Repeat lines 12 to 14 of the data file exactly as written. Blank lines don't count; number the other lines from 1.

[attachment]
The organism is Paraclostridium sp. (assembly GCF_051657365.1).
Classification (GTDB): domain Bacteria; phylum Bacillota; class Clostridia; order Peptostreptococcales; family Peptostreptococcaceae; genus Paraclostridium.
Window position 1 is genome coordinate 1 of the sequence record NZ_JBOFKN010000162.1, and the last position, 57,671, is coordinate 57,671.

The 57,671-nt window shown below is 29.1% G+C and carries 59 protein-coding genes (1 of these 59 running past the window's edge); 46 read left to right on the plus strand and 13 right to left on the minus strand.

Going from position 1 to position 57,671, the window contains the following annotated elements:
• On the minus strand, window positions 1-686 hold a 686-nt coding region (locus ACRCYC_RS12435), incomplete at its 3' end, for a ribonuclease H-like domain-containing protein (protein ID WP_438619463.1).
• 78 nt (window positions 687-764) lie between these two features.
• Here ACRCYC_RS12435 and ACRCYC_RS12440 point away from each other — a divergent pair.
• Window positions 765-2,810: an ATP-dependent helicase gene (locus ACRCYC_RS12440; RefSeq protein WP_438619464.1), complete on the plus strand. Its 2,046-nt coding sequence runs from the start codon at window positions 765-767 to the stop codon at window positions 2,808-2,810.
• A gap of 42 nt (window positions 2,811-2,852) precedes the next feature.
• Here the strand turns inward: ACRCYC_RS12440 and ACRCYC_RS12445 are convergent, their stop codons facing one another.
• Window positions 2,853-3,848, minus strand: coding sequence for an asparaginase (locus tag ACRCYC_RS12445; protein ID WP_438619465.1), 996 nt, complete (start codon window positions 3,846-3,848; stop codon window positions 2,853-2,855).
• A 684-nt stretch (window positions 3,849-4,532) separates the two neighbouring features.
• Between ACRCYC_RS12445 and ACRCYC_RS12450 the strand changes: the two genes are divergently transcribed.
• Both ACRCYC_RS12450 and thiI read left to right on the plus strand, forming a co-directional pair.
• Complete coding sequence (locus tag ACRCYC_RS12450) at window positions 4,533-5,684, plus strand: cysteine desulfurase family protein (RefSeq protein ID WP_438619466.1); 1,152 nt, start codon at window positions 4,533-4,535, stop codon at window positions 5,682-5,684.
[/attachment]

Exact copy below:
• Window positions 2,853-3,848, minus strand: coding sequence for an asparaginase (locus tag ACRCYC_RS12445; protein ID WP_438619465.1), 996 nt, complete (start codon window positions 3,846-3,848; stop codon window positions 2,853-2,855).
• A 684-nt stretch (window positions 3,849-4,532) separates the two neighbouring features.
• Between ACRCYC_RS12445 and ACRCYC_RS12450 the strand changes: the two genes are divergently transcribed.